Last night, U.S. Representative Tom Marino (R-PA) introduced H.R. 2641, the bipartisan Responsibly and Professionally Invigorating Development (RAPID) Act of 2013.
The RAPID Act establishes a transparent, streamlined federal permitting process, allowing American companies to move forward with energy and infrastructure projects that create jobs.
Currently, the National Environmental Policy Act of 1969 (NEPA) requires federal agencies to analyze the environmental impacts of new federal actions. While the goals of NEPA are worthy, there are no checks or limits on the process. As often happens with an over-expansive federal government, over the years the machinery has slowed as more and more bureaucrats have gotten involved in the process.
"This bill is really just common-sense," Marino said. "There are energy and infrastructure projects across the country, including in Pennsylvania's 10th District, which have been significantly delayed by endless agency objections --sometimes by a decade or longer. It is time for the government to get out of the way and let the private sector create the jobs America so desperately needs."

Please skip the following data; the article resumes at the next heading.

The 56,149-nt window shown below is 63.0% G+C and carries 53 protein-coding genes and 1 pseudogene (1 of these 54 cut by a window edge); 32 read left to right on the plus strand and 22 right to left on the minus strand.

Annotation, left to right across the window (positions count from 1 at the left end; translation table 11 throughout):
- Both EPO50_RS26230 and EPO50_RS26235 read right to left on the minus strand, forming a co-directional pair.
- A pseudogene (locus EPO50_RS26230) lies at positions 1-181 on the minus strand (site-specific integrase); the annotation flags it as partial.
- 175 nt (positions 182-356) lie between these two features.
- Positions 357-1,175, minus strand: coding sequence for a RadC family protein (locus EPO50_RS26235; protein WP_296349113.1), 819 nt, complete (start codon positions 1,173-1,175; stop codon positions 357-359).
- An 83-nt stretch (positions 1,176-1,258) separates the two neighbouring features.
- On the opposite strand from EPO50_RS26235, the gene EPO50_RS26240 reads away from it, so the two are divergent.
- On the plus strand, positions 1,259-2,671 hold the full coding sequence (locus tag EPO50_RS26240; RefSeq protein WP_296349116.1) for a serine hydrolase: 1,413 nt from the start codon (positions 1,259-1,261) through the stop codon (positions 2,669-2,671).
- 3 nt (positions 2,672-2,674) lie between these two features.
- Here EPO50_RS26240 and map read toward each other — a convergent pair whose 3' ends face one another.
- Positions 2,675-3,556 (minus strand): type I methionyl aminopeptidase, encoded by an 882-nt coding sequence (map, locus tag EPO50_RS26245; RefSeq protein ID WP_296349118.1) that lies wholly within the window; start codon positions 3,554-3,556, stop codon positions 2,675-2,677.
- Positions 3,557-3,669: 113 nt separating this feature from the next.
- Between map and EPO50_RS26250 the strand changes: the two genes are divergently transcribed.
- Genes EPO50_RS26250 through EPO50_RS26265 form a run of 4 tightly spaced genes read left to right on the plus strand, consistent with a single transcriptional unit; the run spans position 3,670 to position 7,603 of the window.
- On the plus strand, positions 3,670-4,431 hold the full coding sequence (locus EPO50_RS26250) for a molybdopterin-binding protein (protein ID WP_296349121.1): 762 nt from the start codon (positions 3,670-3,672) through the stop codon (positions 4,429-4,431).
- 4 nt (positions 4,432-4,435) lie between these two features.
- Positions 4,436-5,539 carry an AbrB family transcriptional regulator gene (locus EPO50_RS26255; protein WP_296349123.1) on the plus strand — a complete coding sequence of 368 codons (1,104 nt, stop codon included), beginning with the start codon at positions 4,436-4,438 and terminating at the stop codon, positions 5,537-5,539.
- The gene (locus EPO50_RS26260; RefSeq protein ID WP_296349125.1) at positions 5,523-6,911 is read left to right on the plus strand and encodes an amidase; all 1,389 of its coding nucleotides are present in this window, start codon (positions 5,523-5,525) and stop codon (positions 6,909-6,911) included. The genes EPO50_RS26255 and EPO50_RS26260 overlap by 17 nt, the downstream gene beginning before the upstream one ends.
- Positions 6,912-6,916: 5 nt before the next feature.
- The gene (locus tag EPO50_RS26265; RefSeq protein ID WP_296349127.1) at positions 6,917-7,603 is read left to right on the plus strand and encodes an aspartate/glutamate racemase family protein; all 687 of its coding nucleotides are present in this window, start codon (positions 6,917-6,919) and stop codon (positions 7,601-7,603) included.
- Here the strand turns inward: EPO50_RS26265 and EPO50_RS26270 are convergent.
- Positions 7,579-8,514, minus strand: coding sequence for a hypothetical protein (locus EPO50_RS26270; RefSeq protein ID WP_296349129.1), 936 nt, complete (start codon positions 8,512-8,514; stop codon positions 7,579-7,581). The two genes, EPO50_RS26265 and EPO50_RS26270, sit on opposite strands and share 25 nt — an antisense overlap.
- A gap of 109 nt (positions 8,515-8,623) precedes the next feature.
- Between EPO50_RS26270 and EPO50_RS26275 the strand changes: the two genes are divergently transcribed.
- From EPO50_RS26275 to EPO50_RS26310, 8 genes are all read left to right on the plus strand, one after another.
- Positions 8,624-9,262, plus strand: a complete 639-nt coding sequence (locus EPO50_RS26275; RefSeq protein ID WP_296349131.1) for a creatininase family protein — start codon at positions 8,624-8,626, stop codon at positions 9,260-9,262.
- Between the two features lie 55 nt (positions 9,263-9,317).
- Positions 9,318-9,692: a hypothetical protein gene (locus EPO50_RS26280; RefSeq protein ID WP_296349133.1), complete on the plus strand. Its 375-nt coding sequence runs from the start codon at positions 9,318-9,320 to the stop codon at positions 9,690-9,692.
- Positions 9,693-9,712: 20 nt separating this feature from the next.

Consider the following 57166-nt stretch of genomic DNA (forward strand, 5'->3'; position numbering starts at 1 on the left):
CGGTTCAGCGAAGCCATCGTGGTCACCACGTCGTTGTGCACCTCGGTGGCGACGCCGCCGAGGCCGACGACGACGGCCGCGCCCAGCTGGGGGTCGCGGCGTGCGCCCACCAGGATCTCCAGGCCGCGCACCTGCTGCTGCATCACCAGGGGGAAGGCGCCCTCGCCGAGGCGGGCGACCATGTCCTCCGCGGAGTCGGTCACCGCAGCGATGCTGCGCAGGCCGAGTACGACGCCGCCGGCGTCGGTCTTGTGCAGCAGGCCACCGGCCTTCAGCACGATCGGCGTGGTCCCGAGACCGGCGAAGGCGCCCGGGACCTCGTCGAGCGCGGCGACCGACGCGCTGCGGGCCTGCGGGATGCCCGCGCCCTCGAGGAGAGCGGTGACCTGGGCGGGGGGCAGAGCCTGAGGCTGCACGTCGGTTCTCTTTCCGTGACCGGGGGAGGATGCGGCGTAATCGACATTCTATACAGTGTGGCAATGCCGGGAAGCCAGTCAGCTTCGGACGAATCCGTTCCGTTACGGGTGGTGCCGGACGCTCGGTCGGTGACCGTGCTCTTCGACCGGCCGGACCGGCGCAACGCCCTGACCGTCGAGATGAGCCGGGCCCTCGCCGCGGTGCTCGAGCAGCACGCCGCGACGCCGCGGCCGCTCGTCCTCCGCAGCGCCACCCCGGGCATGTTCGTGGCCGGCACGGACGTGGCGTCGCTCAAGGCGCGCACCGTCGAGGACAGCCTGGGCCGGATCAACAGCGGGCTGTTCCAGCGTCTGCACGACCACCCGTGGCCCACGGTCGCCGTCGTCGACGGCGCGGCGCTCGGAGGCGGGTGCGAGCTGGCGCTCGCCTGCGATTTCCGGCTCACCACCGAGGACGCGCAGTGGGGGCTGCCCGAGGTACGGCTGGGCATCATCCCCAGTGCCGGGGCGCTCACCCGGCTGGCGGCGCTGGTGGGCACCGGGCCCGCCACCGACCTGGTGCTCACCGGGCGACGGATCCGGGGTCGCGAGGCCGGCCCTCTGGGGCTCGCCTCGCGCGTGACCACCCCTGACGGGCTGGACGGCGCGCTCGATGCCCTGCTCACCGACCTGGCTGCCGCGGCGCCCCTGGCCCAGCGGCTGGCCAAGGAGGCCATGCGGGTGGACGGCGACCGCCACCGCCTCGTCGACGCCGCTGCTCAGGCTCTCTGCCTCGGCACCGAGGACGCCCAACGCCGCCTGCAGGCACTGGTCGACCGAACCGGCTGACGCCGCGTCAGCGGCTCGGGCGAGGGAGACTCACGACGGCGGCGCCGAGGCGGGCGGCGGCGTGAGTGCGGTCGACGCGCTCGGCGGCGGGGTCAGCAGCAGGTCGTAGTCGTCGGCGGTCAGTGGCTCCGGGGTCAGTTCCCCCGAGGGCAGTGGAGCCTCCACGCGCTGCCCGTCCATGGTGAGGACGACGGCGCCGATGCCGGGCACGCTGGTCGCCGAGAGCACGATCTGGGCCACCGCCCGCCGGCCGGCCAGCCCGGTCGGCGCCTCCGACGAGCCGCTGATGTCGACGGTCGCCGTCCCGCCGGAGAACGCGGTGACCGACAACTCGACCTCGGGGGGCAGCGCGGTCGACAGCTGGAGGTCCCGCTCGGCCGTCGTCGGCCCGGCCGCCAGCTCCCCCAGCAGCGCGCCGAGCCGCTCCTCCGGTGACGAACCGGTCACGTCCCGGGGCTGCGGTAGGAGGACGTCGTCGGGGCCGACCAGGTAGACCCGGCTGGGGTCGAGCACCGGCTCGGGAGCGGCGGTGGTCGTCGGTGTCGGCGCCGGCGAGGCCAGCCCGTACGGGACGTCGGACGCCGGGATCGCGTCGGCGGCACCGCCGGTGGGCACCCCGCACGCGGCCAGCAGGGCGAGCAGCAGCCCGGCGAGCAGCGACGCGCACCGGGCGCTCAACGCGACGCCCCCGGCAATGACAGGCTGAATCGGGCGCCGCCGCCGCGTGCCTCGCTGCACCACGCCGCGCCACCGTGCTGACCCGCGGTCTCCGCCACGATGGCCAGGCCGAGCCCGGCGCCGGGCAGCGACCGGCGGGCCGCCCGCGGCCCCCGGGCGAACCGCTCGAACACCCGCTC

One nationwide study in 2011 identified 351 proposed coal, wind, nuclear, and natural gas projects that, if approved, would generate $1.1 trillion and 1.9 million jobs annually.
The RAPID Act will set firm time limits for agencies to abide by. In particular, it stipulates an 18-month maximum for an environmental assessment and a 36-month maximum for an environmental impact statement. The legislation also establishes a 180-day statute of limitations to bring suit.
"Our current system for businesses to obtain permits is outdated and burdensome. The RAPID Act will make this process more transparent and efficient, putting one agency in charge and ensuring a rational process is followed to approve or deny a project within a reasonable timeframe. Job creators and workers alike deserve to know that a fair decision will be made by a date certain. The RAPID Act removes the bureaucratic barriers and allows the projects to proceed, creating jobs and stimulating the economy," Marino added.
The RAPID Act was previously introduced in the 112th Congress. It was included in a larger bill encompassing six pieces of legislation (the Red Tape Reduction and Small Business Job Creation Act) which was passed by the House of Representatives in July 2012. Earlier today, the House Judiciary Subcommittee on Regulatory Reform, Commercial and Antitrust Law held a hearing on H.R. 2641. Congressman Marino was joined by Congressman Bachus, Congressman Coble, Congressman Franks, Congressman Smith (TX), and Congressman Owens in introducing this legislation.